PETALING JAYA: As the world tightened its borders at the height of the Covid-19 crisis in March, a Malaysian scientist was left stranded far away from home during her research efforts in Cameroon.
Dr Zubaidah Ya’cob, who is from Universiti Malaya’s Tropical Infectious Diseases Research & Education Centre, had been in the African country since mid-January and was meant to stay there only until May.
She and a team of researchers had received an international grant from the Biotechnology and Biological Sciences Research Council to evaluate a new diagnostic tool developed to detect the agents behind onchocerciasis, commonly known as river blindness disease in Cameroon.
River blindness is caused by the parasitic worm Onchocerca volvulus that is transmitted to humans after they are bitten by infected blackflies of the genus Simulium, and is estimated to affect some 500,000 people in African and South American countries.
Although Zubaidah, an entomologist, was living in the remote Adamawa region, and was warned by the United States embassy not to step into town without an escort, her first few months of research were relatively uneventful.
“I was able to visit the villages there and was even able to visit the study site several times before they announced (Covid-19) lockdowns in Cameroon (in March).
“As international travel was banned, the other co-researchers from the University of Liverpool were not able to even enter the country.
“After that, all the lab equipment was brought to the house I was staying in, and the laboratory staff members would go to the field to collect the blackflies, and I would proceed with the lab work in the house.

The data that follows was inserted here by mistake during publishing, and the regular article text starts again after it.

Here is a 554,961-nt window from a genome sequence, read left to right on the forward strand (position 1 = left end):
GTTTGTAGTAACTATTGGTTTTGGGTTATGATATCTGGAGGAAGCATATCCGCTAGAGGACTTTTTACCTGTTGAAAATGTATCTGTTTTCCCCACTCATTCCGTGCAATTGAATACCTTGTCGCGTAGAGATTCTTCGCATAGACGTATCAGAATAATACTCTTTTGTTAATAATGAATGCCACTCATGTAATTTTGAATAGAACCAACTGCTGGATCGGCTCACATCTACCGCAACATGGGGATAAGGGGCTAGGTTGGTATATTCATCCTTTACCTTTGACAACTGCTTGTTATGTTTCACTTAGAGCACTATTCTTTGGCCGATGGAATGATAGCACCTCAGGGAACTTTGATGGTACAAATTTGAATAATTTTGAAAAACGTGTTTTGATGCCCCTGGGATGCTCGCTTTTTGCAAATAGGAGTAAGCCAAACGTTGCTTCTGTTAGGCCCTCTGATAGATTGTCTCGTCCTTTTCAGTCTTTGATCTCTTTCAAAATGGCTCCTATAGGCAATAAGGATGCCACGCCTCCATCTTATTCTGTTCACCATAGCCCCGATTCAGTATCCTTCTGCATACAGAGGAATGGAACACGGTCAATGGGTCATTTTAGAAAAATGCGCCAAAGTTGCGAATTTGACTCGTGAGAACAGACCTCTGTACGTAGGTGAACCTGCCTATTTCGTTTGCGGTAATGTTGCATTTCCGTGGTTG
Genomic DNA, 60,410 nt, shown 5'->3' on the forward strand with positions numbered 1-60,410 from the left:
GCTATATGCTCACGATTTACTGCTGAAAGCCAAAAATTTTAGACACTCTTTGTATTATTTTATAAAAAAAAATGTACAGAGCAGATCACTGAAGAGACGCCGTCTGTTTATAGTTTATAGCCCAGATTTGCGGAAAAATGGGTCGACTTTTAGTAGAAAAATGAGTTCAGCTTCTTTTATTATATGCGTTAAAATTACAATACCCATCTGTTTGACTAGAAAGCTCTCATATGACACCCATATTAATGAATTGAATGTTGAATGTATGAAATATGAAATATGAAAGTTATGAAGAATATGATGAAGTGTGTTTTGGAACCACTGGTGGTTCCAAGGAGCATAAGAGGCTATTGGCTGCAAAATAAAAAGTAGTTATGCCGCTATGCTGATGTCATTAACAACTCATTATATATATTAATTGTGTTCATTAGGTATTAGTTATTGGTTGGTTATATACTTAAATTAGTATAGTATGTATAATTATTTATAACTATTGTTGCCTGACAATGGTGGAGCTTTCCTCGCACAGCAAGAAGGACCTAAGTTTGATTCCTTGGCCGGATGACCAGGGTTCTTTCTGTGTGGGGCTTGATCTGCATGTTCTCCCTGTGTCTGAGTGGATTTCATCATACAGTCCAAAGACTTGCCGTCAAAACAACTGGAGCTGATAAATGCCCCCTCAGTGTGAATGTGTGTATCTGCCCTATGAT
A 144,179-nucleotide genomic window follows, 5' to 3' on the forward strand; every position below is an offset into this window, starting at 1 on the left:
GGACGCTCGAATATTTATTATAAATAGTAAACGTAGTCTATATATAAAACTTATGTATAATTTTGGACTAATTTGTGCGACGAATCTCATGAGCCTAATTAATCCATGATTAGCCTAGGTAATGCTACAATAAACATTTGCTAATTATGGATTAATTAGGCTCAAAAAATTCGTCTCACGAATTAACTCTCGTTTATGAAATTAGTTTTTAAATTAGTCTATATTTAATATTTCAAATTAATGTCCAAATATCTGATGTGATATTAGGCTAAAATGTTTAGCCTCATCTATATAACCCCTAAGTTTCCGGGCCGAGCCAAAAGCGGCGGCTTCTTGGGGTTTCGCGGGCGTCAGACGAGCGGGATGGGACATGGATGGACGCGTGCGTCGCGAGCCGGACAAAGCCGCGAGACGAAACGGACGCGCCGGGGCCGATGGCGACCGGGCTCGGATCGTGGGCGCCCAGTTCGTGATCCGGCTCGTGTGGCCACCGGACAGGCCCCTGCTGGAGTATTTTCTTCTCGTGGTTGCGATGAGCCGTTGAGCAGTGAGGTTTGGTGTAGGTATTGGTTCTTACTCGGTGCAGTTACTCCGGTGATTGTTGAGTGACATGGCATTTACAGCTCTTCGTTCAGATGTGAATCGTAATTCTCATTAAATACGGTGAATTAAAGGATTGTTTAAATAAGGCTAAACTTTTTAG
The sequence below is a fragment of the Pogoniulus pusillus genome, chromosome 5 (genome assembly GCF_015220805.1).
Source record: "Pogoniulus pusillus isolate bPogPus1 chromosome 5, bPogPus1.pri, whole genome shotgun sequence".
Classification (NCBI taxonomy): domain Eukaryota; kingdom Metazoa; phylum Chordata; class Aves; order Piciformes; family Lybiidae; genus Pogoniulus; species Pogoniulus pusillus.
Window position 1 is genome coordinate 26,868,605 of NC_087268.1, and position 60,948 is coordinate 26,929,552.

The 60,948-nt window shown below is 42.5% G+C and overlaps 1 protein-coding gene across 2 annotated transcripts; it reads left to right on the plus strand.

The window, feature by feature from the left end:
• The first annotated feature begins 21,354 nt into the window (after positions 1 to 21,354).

“It was going well until I found out on May 12 that my return flight back to Malaysia was cancelled,” she said, adding that her visa expires in July.
Zubaidah, 36, who was accompanied by her husband on the trip, soon found herself running low on cash for rent and other necessities.
“The nearby town was in such a remote area that they do not even have credit or debit card facilities. I had activated my bank card for overseas usage, but it was rejected,” said Zubaidah, who eventually resolved the matter with her bank.
A new problem arose: there were no flights home.
“The first repatriation flight arranged by the High Commission in Nigeria was on May 17, and the tickets cost US$2,000 (RM8,500) per person. But it was cancelled.
“They tried to arrange a second flight, but it got cancelled as well. I felt hopeless, and couldn’t deal with the cancellations anymore because we were running low on funds,” she said.
A friend in Malaysia, who was a travel agent, was eventually able to arrange for a flight home a month later via Air France, and later Etihad, though it came at a cost of about RM13,000 per person.
“However, I am grateful that I could return home. There were fewer than 20 people, including crew members, on the flight from Abu Dhabi,” said Zubaidah, who finally landed in Malaysia on June 25.
The harrowing experience aside, her research team achieved their goal of collecting samples from 15,000 blackflies to be tested using the screening tool developed by New England Biolabs.
“We managed to build research connections with the Academy of Science in Cameroon, and according to them, I was the first Asian – and a young female to boot – who did research on infectious diseases there.
“My advice to all Malaysians, especially young researchers, is to not hesitate in applying to do research in Official Development Assistance countries like those in Africa – because this is a real platform for a scientist to contribute to communities who are in need.”